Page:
Thursday, April 14, 2005

The Burning Oasis

Iced Earth - Burnt OfferingsIced Earth's Burnt Offerings is a masterpiece born from the anger Jon Schaffer (Reznor:nin::Schaffer:IE) had over money issues with his record label, Century Media. What was personal hell for him gave birth to the literal Hell that's spoken about in almost every song on Burnt Offerings.

Saying the record is dark is an understatement. It screams eternal damnation, in both lyrics and instrumental sonic fury, straight from the title track (which refers to said business troubles) until its monumental finale, the 16:30 minute behemoth "Dante's Inferno" (which describes in lurid detail the journey through the nine planes of Hell).

Like the harmonies and grand scale epics of Iron Maiden? Old school thrash of Metallica and Slayer? A splash of progressive Rush? Then Iced Earth is your band, and Burnt Offerings is the album that heaps all of these ingredients in by the pound. New (at the time) to the fold, lead singer Matt Barlow has range that goes deep or can scream as high as Rob Halford. Schaffer is from the Metallica School of Rhythm Riffology: his playing is as tight, precise, chunky, and fast as James Hetfield's (Schaffer's control of a guitar pick is incredible). He even pleasantly colors outside the lines at times, like when he takes a page from Soundgarden's "Jesus Christ Pose" (check the riff in the middle of "Creator Failure"). The leads by Randy Shawver are inspiring (the end of "Burning Oasis" is a highlight), and the whole package is made complete by a production that feels spacious, open, dynamic, and bold. The slight reverb that's been applied to the instruments makes one believe the band is actually playing in the caverns of Hades.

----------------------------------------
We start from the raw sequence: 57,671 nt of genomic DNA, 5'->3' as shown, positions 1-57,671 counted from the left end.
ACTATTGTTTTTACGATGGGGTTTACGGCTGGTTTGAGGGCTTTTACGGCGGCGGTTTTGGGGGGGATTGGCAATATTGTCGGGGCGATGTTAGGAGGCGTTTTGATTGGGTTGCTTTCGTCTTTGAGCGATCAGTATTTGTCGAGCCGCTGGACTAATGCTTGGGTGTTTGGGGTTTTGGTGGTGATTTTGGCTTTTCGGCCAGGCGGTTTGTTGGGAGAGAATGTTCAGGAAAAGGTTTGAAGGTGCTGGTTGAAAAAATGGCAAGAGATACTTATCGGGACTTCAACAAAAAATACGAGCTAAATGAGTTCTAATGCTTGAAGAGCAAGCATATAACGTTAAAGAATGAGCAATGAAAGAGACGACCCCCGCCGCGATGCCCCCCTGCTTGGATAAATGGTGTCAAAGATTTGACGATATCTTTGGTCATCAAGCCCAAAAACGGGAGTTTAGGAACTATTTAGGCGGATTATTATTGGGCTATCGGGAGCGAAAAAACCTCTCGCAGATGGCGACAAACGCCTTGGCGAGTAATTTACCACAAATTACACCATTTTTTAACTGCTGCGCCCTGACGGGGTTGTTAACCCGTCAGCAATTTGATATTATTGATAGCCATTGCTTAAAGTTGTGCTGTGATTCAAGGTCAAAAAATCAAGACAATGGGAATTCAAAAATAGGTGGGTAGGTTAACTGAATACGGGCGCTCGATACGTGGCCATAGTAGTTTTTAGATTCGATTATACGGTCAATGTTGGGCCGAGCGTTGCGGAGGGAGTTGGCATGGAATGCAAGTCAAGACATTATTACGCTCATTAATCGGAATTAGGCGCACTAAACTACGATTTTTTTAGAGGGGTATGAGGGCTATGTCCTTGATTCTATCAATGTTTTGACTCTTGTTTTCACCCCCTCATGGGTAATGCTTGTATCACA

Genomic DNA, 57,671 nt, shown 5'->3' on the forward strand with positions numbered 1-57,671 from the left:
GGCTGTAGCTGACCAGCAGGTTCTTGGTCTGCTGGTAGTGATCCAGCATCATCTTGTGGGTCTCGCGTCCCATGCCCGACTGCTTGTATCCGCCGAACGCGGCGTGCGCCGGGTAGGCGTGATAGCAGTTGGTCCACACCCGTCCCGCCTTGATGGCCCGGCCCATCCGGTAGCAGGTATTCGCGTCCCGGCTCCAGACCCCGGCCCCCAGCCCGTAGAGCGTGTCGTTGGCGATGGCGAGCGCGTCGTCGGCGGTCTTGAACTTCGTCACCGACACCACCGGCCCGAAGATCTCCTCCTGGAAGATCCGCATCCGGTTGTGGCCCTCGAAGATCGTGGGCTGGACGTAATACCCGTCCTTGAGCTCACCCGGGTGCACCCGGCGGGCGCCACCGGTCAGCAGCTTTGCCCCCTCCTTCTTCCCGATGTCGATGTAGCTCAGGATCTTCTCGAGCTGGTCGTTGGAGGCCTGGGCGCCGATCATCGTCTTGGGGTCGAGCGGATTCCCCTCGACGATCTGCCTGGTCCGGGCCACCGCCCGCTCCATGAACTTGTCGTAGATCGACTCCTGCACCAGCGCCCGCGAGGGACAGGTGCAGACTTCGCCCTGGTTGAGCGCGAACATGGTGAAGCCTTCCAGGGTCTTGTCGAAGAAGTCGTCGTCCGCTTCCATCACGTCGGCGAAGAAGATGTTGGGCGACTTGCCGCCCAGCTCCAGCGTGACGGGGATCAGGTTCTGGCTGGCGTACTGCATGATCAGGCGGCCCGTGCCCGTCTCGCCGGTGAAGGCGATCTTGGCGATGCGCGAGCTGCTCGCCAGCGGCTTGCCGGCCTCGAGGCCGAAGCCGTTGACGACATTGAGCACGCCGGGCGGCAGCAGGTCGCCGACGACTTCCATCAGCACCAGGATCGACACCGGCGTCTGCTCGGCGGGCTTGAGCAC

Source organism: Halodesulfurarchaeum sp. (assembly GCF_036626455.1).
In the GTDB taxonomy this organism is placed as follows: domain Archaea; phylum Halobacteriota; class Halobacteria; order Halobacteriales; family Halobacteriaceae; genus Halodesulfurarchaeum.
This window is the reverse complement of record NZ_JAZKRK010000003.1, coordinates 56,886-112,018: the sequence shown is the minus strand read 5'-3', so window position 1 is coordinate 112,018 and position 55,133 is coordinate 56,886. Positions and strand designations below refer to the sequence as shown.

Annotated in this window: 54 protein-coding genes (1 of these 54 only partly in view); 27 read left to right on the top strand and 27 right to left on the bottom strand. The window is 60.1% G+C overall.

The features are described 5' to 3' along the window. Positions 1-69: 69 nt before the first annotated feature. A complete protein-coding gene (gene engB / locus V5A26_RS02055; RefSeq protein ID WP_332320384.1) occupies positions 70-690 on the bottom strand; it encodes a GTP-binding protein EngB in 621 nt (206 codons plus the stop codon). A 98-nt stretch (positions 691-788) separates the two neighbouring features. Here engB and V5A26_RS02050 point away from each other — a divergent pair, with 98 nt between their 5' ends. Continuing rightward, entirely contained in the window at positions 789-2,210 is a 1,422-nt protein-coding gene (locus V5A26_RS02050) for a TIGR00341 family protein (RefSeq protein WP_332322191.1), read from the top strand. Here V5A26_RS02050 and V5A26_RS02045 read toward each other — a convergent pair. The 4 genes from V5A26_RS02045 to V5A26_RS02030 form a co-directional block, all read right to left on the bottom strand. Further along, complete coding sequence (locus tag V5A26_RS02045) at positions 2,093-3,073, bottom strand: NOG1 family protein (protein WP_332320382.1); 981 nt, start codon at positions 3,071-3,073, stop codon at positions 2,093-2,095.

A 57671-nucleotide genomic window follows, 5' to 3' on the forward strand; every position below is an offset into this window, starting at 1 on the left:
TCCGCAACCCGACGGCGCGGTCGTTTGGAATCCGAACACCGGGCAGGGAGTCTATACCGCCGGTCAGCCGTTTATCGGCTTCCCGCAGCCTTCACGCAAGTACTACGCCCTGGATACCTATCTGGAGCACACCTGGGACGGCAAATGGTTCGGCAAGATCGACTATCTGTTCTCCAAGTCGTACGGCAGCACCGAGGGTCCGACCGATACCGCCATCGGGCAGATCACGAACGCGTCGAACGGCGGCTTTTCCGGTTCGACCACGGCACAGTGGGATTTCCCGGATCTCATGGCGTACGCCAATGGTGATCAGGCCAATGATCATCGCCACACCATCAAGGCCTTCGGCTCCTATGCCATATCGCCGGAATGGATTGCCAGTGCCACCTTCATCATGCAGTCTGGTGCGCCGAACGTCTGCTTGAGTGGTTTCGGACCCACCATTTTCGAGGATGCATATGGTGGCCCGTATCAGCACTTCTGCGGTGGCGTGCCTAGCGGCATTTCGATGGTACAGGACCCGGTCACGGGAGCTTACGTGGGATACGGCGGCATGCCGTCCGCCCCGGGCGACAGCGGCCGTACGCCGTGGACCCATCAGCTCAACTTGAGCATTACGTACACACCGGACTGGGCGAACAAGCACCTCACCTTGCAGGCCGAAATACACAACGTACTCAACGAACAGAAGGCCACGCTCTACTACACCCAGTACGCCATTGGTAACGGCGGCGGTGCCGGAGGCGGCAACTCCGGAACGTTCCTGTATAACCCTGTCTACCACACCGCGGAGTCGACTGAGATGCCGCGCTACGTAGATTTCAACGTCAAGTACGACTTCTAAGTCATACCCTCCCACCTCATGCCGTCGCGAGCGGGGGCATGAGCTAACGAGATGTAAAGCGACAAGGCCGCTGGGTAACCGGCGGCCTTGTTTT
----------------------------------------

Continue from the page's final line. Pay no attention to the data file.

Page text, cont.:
Iced Earth's next record, The Dark Saga, is a more cohesive concept album (and contains the must hear one-two punch of "Dark Saga" and "I Died For You"), but Burnt Offerings is the stereotypical "if you can only have one album by IE, this is the one to have." Just be sure to seek out an older copy. The current pressing, in addition to sporting different cover art, has been remixed and remastered. Schaffer, a perfectionist surpassed only by George Lucas, has taken off the reverb, intensified the treble, and mucked with the volume levels of various instruments and vocals. Stay away - listening to this version of Burnt Offerings is like watching Greedo shoot first in Star Wars.


Anonymous AJB said...

For those who feel intense outrage at the way Lucas changed the cantina scene, now there's a way to display the outrage in public:

9:41 PM  

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